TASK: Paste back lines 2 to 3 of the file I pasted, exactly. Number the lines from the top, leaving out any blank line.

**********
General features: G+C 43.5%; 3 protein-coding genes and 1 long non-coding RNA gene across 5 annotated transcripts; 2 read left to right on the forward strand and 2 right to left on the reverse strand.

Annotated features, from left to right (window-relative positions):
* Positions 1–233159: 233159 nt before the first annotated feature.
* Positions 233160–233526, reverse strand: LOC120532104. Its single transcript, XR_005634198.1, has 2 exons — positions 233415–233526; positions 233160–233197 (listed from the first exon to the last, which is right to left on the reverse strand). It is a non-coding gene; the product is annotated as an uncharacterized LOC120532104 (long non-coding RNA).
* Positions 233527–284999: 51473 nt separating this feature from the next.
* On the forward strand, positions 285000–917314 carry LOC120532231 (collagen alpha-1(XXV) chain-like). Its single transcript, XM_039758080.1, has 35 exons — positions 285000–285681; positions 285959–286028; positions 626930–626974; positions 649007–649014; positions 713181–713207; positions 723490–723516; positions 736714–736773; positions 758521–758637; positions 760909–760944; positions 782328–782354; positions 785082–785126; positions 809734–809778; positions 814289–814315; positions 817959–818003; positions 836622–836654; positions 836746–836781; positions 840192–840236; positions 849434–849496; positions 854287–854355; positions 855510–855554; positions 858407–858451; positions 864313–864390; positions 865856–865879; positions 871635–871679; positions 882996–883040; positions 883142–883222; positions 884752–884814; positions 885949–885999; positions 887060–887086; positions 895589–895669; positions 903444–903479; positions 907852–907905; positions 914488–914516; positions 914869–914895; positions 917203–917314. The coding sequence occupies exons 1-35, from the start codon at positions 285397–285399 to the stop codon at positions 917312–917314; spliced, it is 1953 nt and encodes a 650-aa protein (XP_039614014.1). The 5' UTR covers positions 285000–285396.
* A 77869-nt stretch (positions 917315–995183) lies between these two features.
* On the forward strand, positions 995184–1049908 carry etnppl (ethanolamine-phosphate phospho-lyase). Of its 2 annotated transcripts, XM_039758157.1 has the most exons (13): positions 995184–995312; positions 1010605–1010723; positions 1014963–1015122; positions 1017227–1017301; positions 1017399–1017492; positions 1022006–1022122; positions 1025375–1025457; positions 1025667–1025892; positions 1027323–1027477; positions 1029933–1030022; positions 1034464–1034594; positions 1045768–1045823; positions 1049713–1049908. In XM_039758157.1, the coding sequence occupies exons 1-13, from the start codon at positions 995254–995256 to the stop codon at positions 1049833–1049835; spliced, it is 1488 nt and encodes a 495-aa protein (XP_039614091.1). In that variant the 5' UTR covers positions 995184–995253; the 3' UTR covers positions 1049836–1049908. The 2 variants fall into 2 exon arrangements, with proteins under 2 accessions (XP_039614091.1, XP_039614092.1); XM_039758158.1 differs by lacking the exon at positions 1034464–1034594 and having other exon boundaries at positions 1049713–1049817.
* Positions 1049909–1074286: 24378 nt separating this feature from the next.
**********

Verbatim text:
Annotated features, from left to right (window-relative positions):
* Positions 1–233159: 233159 nt before the first annotated feature.